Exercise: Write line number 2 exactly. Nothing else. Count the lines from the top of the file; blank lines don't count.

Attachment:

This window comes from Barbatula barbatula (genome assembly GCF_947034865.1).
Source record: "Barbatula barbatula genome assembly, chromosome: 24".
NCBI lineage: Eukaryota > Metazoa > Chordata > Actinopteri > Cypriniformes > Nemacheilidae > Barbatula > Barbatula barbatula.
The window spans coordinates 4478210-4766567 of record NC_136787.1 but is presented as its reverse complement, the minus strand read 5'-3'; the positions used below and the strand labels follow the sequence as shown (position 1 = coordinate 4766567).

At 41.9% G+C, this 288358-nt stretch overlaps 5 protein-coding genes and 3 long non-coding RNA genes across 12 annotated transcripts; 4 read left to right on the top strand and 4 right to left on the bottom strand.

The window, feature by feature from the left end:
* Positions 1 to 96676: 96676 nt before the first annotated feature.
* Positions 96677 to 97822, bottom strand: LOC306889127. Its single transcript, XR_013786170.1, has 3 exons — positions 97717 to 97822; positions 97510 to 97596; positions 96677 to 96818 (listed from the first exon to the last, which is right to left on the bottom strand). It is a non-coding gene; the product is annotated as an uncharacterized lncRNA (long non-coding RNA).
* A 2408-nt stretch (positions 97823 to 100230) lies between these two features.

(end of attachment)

Source record: "Barbatula barbatula genome assembly, chromosome: 24".